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Tips to Reduce Hair Loss After Menopause

Many women experience significant hair changes during menopause. Menopause is a biological change all women will experience in their lifetime. For some, early onset menopause begins in their 30s and early 40s. For others, the average onset of menopause is the mid-40s to mid-50s.

Key takeaways:

A recent study on hair loss in postmenopausal women suggests more than 50% of women experience loss of hair as a part of menopause. Women experience varying symptoms during menopause, including the absence of menstruation, night sweats, bloating, headaches, and mood changes. Hot flashes are the most commonly reported menopause symptom, affecting approximately 85% of menopausal women.

Why does menopausal hair loss occur?

Menopausal hair loss is believed to occur due to hormonal imbalances, specifically estrogen, and progesterone. These are two reproductive hormones that play critical roles in several functions in the body, including:

  • Menstrual cycle regulation
  • Pregnancy
  • Protecting bone health
  • Mood regulation
  • Weight management
  • Skin complexion
  • Tissue and hair health and growth

When the levels of these hormones decline due to menopause, it can lead to changes in hair health and growth. Another hormone impacted by menopause is androgens. As progesterone levels decrease, levels of androgens increase. Androgens can cause the hair follicle to shrink, leading to hair thinning and loss.

Unlike hair loss due to genetics or other potential contributing factors, hormonal hair loss, such as that which occurs during menopause, is typically reversible. There are several things you can do, both during and after menopause, to improve the growth and appearance of your hair.

Ways to thicken hair after menopause

Although it may be challenging to eliminate menopausal hair loss entirely, there are a few tips you can try to reduce the effects of thinning and loss and, perhaps, help your hair return full and healthy. Treatments for hair loss due to menopause may include various medications, lifestyle changes, and professional treatments.

Move more

Exercise is beneficial to your overall physical and emotional health, and can also significantly help reduce the impact of many common menopausal symptoms.

Regular exercise can help reduce the chances of developing long-term illnesses such as diabetes and heart disease. It can also help with weight control, increased energy, improved mood, better sleep, and improved circulation, which helps keep your hair and skin looking healthy.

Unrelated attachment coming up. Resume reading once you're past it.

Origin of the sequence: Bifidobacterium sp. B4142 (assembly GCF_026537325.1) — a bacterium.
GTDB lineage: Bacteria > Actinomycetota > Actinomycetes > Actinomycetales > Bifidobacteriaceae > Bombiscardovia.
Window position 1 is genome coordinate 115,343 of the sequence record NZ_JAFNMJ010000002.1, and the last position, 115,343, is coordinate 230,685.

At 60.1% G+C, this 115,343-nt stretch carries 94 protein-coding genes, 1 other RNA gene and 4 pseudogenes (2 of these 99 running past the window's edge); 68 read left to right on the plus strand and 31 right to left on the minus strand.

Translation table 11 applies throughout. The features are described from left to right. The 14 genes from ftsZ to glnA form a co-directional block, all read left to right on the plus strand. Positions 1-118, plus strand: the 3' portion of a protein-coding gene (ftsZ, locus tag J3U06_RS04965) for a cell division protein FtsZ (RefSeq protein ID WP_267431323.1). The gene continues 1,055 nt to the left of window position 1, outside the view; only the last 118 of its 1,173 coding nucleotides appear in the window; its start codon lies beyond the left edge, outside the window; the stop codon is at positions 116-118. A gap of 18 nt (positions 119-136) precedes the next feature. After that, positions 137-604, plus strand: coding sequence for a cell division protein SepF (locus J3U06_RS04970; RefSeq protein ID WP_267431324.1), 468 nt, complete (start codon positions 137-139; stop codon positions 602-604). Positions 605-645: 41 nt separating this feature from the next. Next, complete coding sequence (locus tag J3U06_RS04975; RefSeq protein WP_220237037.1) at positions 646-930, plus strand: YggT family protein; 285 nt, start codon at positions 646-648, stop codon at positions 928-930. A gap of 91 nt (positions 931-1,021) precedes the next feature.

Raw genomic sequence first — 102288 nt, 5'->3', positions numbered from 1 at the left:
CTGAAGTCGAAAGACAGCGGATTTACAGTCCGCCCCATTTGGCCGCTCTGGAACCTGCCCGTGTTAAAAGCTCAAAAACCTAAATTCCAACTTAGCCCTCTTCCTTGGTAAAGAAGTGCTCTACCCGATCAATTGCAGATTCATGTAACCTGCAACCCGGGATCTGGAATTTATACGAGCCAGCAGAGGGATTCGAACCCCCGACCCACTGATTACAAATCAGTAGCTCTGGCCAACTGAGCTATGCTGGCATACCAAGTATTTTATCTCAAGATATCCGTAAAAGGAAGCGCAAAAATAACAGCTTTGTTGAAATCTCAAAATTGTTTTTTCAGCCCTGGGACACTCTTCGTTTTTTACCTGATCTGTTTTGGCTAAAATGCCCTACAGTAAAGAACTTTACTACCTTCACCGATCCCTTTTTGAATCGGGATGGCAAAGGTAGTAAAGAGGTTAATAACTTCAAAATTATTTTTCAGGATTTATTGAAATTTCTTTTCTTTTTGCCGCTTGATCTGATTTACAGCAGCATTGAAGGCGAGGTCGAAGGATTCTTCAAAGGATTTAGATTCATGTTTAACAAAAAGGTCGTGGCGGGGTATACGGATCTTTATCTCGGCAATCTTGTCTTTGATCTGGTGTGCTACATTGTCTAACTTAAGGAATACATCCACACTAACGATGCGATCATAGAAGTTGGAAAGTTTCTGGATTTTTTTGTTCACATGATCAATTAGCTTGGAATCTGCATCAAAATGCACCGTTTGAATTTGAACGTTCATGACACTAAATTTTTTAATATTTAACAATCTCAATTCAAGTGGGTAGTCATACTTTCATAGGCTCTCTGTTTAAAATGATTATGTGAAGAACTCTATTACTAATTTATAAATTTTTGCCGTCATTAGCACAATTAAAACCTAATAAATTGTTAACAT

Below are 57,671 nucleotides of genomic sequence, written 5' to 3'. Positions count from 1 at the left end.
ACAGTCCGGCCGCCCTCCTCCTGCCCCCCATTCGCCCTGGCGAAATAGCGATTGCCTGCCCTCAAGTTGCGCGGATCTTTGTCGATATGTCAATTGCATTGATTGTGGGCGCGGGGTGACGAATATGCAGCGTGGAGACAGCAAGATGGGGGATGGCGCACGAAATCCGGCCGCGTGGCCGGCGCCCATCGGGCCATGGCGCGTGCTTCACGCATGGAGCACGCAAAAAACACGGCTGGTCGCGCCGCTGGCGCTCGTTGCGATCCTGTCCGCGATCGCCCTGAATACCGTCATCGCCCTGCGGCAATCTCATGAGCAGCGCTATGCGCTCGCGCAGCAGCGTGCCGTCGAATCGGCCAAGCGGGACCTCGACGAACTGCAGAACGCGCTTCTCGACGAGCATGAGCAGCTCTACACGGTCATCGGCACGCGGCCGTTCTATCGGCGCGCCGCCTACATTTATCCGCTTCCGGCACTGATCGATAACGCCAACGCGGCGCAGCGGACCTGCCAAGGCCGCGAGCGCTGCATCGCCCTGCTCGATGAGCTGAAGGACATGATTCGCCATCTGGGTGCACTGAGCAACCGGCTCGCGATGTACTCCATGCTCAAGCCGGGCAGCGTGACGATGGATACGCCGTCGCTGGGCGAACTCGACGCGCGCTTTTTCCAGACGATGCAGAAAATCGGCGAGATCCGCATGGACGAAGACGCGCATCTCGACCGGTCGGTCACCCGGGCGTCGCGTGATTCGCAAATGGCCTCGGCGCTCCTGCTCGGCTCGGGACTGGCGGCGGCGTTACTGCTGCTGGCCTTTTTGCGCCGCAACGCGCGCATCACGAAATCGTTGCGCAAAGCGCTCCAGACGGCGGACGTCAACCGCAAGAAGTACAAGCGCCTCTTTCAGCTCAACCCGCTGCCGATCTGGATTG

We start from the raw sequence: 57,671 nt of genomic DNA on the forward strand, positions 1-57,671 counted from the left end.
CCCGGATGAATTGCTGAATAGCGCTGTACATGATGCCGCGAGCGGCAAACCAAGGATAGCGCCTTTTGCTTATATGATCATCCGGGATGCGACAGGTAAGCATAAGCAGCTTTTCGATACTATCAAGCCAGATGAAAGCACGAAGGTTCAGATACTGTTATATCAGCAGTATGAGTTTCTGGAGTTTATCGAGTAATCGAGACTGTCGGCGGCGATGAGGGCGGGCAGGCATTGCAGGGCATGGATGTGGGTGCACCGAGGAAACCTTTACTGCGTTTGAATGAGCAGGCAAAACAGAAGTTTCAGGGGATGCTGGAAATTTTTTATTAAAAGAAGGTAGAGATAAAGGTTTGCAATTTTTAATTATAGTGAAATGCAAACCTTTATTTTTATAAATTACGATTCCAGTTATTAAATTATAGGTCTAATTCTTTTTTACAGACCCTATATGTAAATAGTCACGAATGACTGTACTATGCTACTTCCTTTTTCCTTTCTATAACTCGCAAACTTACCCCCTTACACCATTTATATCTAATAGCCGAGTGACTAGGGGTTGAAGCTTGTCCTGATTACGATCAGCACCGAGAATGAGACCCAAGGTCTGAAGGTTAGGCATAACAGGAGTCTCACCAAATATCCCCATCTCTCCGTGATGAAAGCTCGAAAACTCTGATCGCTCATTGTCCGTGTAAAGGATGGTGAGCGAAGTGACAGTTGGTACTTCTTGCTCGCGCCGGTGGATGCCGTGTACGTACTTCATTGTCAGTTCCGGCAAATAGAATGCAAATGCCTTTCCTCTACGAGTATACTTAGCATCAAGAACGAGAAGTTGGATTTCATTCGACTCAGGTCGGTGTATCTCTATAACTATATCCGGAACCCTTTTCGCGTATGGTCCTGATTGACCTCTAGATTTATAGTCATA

Reduce stress

Elevated stress levels can lead to physical and emotional challenges during all life stages. When estrogen levels decline during menopause, it can lead to hair loss and mood swings, depression, and anxiety.

When you have high levels of stress, the effects of reduced estrogen are compounded, worsening your symptoms. Consider including stress reduction tools and techniques such as meditation, yoga, tai chi, and breath work exercises.

Consider nutrition and hydration

Skin and hair often become dryer with age. Skin becomes thin and does not seem as “full” as it did before menopause. Although creams and supplements can help with dry hair and skin, one way to help keep your hair and skin hydrated during and after menopause is to drink more water and eat a balanced diet.

Make sure your diet is rich in fruits, vegetables, calcium, iron-rich foods, fiber, and omega-3s. Try to reduce your intake of foods and beverages that may worsen menopausal symptoms, such as alcohol and caffeine.

Vitamin supplementation

Women experiencing menopausal hair loss may also wonder, “What vitamins are good for hair loss after menopause?” Essential vitamins can help improve hair growth after menopause. Additionally, some of the best supplements for women experiencing menopause may also be helpful to tackle this issue. They should contain elements like:

  • Vitamin B12
  • Folic acid
  • Vitamins A, C, and D
  • Biotin (a specific B vitamin)
  • Niacin

Certain minerals can also help with hair growth. These include:

  • Zinc
  • Iron
  • Magnesium
  • Calcium

Be mindful of hairstyling

Limit or avoid using hot tools such as curling irons, straighteners, and curling irons. If you use hair dye, look for one that is all-natural, as many chemicals in hair dye can dry and lead to breakage. Avoid tying your hair back tightly in braids or ponytails, as this can also promote thinning and hair shedding. Also, choose conditioning products that are nourishing and hydrating, promoting healthy, thick, and full hair.

Medications

Along with lifestyle considerations, some prescription medications may help stimulate hair growth. A medical provider may also recommend oral medications for female hair loss. It is also important to talk to your provider about your current medications. While they may offer a pharmaceutical solution to hair thinning and loss, they should also review your current medications, as some can contribute to problems with hair growth.

Contact your healthcare provider

In addition to lifestyle and possible medication suggestions that are best for you, your healthcare provider may also recommend one of several hair loss treatments, including:

  • Microneedling
  • Laser treatments
  • Platelet-rich plasma (PRP) treatments
  • Hair transplants

Connect with your healthcare provider for personalized recommendations to help revive your hair during the postmenopausal years and beyond.



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